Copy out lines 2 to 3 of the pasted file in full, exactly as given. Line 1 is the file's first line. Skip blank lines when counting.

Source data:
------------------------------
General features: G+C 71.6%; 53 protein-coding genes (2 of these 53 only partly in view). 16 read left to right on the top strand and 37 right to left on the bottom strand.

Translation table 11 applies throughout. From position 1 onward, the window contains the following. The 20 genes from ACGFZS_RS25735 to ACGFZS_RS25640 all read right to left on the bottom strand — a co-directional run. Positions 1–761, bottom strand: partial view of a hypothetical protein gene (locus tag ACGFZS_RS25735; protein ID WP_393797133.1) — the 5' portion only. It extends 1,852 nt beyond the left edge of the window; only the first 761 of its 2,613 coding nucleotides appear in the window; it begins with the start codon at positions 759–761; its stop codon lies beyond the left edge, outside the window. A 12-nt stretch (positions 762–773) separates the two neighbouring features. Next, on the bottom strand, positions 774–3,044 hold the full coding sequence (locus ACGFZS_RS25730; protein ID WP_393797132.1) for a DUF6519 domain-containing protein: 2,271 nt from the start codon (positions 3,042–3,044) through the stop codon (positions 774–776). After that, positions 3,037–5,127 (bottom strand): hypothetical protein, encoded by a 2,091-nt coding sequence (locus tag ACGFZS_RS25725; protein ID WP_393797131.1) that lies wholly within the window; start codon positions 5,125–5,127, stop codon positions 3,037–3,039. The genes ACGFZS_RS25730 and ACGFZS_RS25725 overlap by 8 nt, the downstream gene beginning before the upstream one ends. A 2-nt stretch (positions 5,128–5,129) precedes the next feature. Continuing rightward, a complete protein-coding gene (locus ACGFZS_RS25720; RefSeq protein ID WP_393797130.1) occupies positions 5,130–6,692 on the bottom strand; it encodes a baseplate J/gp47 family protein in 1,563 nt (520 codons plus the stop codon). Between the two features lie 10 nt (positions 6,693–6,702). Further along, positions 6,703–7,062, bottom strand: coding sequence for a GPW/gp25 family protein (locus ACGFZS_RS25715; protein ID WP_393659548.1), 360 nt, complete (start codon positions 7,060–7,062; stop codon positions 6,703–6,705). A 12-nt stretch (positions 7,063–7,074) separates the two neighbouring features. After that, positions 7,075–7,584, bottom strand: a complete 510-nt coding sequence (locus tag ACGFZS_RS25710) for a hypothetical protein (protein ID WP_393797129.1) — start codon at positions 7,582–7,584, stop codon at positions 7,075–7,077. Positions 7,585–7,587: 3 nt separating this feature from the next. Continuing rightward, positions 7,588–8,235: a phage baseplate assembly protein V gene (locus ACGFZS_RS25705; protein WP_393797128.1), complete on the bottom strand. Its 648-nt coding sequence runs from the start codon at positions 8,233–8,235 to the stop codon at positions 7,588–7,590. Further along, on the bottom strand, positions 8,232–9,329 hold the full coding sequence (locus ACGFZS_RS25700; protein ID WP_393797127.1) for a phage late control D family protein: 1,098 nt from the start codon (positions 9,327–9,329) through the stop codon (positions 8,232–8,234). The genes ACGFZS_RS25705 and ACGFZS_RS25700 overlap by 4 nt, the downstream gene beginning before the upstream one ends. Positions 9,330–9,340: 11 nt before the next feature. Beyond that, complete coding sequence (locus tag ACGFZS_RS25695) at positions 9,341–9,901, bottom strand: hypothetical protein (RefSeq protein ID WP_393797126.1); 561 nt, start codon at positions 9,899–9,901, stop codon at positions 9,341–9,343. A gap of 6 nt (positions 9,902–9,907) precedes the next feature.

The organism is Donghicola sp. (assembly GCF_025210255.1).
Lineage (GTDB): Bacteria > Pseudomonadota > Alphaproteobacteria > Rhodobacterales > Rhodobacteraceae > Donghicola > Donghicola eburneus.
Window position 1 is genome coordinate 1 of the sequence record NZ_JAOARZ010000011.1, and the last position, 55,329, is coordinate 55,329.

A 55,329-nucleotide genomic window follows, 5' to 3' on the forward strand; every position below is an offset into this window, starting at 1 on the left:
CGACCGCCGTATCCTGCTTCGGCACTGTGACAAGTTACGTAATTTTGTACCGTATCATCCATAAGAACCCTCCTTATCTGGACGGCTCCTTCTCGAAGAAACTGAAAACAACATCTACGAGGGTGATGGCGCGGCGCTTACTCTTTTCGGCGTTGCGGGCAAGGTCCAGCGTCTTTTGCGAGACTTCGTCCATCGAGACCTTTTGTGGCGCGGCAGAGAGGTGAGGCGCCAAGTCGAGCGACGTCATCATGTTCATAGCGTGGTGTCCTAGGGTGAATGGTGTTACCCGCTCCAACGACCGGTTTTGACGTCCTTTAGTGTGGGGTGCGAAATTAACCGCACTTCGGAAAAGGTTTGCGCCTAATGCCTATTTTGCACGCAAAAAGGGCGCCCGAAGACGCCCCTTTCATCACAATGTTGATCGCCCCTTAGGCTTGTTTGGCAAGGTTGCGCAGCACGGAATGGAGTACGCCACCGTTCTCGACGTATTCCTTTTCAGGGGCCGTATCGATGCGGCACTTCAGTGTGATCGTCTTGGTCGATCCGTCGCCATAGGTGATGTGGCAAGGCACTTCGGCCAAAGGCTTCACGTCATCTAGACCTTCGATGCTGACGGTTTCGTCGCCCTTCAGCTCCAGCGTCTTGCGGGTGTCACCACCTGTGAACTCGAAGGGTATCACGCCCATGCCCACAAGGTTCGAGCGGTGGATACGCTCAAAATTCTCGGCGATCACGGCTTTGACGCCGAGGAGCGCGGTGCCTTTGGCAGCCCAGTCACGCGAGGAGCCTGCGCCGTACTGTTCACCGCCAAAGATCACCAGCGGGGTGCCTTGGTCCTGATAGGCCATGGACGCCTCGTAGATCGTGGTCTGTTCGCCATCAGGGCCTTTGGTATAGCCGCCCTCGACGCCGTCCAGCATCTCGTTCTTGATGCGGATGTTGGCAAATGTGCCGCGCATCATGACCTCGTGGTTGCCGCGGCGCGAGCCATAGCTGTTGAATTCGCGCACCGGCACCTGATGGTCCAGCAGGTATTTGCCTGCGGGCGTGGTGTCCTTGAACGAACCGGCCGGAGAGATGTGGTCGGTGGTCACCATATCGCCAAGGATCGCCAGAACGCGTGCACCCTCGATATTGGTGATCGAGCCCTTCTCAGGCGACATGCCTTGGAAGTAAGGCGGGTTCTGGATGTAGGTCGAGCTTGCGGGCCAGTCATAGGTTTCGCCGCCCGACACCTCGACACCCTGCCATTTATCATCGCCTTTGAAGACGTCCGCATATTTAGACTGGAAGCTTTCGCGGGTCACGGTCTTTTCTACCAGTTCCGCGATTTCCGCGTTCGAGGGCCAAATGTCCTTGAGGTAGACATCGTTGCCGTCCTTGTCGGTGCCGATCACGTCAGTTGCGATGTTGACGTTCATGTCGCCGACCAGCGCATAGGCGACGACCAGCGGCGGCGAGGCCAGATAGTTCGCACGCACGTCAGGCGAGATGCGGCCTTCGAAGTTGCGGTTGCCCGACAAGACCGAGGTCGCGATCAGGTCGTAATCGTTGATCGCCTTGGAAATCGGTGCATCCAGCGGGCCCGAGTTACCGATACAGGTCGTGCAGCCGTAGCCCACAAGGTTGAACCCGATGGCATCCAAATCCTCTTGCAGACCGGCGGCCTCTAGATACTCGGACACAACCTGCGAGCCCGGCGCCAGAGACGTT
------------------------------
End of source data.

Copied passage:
Translation table 11 applies throughout. From position 1 onward, the window contains the following. The 20 genes from ACGFZS_RS25735 to ACGFZS_RS25640 all read right to left on the bottom strand — a co-directional run. Positions 1–761, bottom strand: partial view of a hypothetical protein gene (locus tag ACGFZS_RS25735; protein ID WP_393797133.1) — the 5' portion only. It extends 1,852 nt beyond the left edge of the window; only the first 761 of its 2,613 coding nucleotides appear in the window; it begins with the start codon at positions 759–761; its stop codon lies beyond the left edge, outside the window. A 12-nt stretch (positions 762–773) separates the two neighbouring features. Next, on the bottom strand, positions 774–3,044 hold the full coding sequence (locus ACGFZS_RS25730; protein ID WP_393797132.1) for a DUF6519 domain-containing protein: 2,271 nt from the start codon (positions 3,042–3,044) through the stop codon (positions 774–776). After that, positions 3,037–5,127 (bottom strand): hypothetical protein, encoded by a 2,091-nt coding sequence (locus tag ACGFZS_RS25725; protein ID WP_393797131.1) that lies wholly within the window; start codon positions 5,125–5,127, stop codon positions 3,037–3,039. The genes ACGFZS_RS25730 and ACGFZS_RS25725 overlap by 8 nt, the downstream gene beginning before the upstream one ends. A 2-nt stretch (positions 5,128–5,129) precedes the next feature. Continuing rightward, a complete protein-coding gene (locus ACGFZS_RS25720; RefSeq protein ID WP_393797130.1) occupies positions 5,130–6,692 on the bottom strand; it encodes a baseplate J/gp47 family protein in 1,563 nt (520 codons plus the stop codon). Between the two features lie 10 nt (positions 6,693–6,702). Further along, positions 6,703–7,062, bottom strand: coding sequence for a GPW/gp25 family protein (locus ACGFZS_RS25715; protein ID WP_393659548.1), 360 nt, complete (start codon positions 7,060–7,062; stop codon positions 6,703–6,705). A 12-nt stretch (positions 7,063–7,074) separates the two neighbouring features. After that, positions 7,075–7,584, bottom strand: a complete 510-nt coding sequence (locus tag ACGFZS_RS25710) for a hypothetical protein (protein ID WP_393797129.1) — start codon at positions 7,582–7,584, stop codon at positions 7,075–7,077. Positions 7,585–7,587: 3 nt separating this feature from the next. Continuing rightward, positions 7,588–8,235: a phage baseplate assembly protein V gene (locus ACGFZS_RS25705; protein WP_393797128.1), complete on the bottom strand. Its 648-nt coding sequence runs from the start codon at positions 8,233–8,235 to the stop codon at positions 7,588–7,590. Further along, on the bottom strand, positions 8,232–9,329 hold the full coding sequence (locus ACGFZS_RS25700; protein ID WP_393797127.1) for a phage late control D family protein: 1,098 nt from the start codon (positions 9,327–9,329) through the stop codon (positions 8,232–8,234). The genes ACGFZS_RS25705 and ACGFZS_RS25700 overlap by 4 nt, the downstream gene beginning before the upstream one ends. Positions 9,330–9,340: 11 nt before the next feature. Beyond that, complete coding sequence (locus tag ACGFZS_RS25695) at positions 9,341–9,901, bottom strand: hypothetical protein (RefSeq protein ID WP_393797126.1); 561 nt, start codon at positions 9,899–9,901, stop codon at positions 9,341–9,343. A gap of 6 nt (positions 9,902–9,907) precedes the next feature.

The organism is Donghicola sp. (assembly GCF_025210255.1).